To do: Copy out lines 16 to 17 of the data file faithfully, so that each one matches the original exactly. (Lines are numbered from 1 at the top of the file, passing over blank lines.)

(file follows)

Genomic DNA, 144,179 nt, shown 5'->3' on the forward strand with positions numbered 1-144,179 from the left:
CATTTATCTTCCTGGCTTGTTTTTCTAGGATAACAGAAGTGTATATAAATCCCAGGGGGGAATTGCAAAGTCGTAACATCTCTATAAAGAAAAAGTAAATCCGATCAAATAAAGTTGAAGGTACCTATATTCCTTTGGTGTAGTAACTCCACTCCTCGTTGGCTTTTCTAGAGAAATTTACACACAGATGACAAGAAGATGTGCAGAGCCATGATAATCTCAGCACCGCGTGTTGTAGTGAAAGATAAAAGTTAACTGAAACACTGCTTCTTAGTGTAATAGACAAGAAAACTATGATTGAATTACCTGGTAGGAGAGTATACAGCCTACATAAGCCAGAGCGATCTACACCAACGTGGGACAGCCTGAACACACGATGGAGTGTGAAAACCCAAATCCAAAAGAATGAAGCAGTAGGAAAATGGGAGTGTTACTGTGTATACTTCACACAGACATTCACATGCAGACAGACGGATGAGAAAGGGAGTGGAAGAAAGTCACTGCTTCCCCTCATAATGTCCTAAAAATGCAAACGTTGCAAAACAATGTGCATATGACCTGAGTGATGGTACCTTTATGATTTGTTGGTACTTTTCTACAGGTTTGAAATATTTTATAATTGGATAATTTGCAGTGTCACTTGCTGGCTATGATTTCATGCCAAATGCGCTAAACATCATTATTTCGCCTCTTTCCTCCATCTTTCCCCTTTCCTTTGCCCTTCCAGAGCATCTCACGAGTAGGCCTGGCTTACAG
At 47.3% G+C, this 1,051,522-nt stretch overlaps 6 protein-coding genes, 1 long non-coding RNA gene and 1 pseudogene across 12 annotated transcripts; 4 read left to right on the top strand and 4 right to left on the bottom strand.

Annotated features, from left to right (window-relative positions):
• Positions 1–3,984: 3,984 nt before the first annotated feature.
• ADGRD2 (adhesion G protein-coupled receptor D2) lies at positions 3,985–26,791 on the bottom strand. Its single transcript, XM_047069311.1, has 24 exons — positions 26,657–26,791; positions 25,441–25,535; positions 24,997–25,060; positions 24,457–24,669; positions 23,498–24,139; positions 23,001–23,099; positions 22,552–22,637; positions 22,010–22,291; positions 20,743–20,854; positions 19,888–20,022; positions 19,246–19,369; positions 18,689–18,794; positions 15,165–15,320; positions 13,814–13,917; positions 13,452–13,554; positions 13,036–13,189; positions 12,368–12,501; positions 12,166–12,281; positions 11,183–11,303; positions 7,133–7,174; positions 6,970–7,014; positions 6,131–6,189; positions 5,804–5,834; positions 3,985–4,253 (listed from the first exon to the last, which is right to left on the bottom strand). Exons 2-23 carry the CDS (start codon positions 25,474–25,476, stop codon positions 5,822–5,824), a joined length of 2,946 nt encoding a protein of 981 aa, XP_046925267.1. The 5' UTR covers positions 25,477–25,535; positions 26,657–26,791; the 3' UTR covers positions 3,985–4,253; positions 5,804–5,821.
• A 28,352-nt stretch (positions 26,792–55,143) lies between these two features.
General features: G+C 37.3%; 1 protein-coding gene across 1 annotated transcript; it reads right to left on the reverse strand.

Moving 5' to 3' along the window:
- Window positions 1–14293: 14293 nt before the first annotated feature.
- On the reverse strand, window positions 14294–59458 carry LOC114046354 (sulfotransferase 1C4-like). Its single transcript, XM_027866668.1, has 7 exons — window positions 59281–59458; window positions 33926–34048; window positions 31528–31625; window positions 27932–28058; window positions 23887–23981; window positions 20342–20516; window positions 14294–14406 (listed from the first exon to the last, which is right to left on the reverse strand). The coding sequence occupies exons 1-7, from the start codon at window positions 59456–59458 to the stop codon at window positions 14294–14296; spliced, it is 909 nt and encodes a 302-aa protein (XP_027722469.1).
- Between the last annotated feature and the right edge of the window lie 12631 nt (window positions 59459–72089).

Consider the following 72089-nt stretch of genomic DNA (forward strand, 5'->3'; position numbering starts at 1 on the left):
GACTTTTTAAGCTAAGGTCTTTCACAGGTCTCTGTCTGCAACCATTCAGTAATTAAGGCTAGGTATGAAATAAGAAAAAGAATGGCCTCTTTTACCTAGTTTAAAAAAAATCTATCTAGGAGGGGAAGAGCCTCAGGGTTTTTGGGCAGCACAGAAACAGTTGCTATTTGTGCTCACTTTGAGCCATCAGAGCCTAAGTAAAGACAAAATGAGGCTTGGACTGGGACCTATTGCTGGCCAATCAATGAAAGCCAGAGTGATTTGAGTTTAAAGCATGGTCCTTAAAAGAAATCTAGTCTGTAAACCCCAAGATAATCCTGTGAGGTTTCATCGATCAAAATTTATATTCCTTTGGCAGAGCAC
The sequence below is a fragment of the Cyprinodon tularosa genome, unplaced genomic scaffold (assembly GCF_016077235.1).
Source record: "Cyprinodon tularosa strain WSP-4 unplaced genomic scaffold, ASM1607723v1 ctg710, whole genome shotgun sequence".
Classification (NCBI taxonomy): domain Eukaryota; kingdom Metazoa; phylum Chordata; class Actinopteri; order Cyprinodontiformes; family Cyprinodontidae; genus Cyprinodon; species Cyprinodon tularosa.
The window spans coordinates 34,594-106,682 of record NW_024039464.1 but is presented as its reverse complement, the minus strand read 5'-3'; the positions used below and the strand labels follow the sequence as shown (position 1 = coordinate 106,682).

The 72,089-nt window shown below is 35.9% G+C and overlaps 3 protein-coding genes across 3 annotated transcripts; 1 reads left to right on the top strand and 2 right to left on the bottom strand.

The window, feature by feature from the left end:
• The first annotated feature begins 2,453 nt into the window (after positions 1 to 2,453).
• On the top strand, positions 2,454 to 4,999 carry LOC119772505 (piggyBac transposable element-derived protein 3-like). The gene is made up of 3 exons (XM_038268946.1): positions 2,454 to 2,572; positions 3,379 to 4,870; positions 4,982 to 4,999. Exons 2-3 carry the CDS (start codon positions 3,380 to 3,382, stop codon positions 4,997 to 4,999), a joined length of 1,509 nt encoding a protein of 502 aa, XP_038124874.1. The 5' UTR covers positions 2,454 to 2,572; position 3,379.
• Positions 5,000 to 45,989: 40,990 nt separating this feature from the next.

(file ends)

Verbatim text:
Source record: "Cyprinodon tularosa strain WSP-4 unplaced genomic scaffold, ASM1607723v1 ctg710, whole genome shotgun sequence".
Classification (NCBI taxonomy): domain Eukaryota; kingdom Metazoa; phylum Chordata; class Actinopteri; order Cyprinodontiformes; family Cyprinodontidae; genus Cyprinodon; species Cyprinodon tularosa.